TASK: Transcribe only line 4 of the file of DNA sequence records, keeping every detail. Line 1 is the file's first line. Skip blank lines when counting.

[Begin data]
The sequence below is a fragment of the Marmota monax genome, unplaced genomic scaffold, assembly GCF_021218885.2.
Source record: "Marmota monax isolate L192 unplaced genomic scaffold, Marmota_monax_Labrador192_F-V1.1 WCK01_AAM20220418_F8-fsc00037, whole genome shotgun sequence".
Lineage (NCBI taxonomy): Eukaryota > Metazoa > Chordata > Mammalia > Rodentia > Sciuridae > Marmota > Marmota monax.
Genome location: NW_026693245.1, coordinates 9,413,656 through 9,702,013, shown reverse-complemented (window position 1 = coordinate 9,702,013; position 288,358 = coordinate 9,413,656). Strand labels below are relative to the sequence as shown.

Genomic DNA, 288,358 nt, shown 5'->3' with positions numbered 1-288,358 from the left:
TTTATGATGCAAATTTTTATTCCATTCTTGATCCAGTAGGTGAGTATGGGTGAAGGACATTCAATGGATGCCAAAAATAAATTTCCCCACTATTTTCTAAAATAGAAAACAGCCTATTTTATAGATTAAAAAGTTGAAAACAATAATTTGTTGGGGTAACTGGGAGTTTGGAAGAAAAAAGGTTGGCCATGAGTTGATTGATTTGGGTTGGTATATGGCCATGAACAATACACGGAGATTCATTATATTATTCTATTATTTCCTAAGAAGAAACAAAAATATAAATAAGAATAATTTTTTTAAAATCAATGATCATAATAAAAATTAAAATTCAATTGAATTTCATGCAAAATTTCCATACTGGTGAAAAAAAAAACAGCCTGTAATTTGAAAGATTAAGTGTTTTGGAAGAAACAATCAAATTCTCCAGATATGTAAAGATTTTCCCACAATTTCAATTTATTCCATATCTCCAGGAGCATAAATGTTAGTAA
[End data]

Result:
Genome location: NW_026693245.1, coordinates 9,413,656 through 9,702,013, shown reverse-complemented (window position 1 = coordinate 9,702,013; position 288,358 = coordinate 9,413,656). Strand labels below are relative to the sequence as shown.